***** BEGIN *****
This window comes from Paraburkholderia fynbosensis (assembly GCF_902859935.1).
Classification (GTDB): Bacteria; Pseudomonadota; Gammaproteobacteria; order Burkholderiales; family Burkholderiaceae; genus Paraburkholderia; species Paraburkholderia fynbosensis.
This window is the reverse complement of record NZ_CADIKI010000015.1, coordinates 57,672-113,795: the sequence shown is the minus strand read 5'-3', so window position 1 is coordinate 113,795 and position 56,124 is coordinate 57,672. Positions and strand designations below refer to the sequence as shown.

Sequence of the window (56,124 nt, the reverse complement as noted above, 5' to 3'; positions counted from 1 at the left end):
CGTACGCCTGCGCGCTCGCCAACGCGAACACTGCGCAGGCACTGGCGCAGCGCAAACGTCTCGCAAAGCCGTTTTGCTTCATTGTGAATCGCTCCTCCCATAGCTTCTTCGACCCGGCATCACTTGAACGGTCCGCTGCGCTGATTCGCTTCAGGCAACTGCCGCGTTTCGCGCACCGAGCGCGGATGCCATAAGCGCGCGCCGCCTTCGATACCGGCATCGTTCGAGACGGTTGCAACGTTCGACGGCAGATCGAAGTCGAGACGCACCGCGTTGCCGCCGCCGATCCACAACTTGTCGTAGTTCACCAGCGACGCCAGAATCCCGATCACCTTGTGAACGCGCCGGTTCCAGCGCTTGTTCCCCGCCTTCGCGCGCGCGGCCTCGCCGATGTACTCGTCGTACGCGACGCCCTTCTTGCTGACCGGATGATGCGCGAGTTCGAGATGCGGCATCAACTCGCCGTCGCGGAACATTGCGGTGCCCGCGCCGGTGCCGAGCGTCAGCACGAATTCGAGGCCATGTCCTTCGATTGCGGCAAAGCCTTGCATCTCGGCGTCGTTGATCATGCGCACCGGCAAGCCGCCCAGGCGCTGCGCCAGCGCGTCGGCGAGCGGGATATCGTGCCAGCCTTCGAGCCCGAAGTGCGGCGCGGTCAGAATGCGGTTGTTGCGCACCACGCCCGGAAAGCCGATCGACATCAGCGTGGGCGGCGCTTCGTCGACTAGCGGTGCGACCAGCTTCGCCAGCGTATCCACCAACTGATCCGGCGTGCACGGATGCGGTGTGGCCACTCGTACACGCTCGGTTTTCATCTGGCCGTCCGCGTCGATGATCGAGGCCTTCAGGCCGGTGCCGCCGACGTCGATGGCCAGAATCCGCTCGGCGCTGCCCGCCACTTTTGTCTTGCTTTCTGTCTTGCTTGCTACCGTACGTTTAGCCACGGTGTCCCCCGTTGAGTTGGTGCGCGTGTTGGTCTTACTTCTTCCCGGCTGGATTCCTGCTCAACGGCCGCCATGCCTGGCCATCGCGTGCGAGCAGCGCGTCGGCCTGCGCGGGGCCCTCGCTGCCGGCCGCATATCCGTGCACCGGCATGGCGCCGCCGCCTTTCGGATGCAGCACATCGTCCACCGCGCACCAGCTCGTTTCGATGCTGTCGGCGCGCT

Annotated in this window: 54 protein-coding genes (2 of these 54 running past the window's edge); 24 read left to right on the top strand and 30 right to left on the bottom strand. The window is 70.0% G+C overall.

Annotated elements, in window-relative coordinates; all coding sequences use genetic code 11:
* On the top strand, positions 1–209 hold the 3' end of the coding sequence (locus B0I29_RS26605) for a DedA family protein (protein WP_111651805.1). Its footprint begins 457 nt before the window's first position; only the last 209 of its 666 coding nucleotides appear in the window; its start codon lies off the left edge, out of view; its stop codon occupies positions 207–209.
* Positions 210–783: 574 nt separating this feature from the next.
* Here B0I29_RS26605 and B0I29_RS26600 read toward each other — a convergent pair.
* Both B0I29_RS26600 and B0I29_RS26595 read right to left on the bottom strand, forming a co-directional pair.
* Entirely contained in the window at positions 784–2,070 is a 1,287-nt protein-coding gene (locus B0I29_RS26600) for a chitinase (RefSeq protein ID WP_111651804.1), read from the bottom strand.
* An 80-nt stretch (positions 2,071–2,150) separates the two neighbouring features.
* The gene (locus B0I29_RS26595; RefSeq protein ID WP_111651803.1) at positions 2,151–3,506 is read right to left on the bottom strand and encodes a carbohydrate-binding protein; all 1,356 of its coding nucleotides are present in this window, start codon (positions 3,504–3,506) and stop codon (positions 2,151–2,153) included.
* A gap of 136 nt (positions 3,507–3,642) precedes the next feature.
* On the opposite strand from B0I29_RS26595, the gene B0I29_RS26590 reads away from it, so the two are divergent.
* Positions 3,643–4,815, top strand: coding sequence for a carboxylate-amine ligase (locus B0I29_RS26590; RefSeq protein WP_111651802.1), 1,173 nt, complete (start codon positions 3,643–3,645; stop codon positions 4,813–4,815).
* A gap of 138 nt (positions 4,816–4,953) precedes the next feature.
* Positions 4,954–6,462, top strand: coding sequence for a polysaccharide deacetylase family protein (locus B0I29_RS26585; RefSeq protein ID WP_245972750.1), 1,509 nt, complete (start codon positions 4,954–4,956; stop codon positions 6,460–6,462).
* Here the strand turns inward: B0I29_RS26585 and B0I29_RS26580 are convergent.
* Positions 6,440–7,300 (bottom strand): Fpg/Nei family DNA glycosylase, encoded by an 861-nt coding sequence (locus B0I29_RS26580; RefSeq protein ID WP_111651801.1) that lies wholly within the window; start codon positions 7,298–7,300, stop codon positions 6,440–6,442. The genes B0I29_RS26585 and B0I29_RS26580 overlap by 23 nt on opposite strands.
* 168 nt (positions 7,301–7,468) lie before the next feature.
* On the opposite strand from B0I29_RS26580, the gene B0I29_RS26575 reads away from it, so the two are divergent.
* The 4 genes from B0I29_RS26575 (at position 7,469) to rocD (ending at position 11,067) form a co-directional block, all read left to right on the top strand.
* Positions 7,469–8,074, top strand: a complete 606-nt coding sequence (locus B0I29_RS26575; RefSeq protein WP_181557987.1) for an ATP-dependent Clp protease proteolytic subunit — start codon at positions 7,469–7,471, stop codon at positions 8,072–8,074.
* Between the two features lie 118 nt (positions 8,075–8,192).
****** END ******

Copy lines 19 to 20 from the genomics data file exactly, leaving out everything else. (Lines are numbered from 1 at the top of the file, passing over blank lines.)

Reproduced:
* Positions 4,954–6,462, top strand: coding sequence for a polysaccharide deacetylase family protein (locus B0I29_RS26585; RefSeq protein ID WP_245972750.1), 1,509 nt, complete (start codon positions 4,954–4,956; stop codon positions 6,460–6,462).
* Here the strand turns inward: B0I29_RS26585 and B0I29_RS26580 are convergent.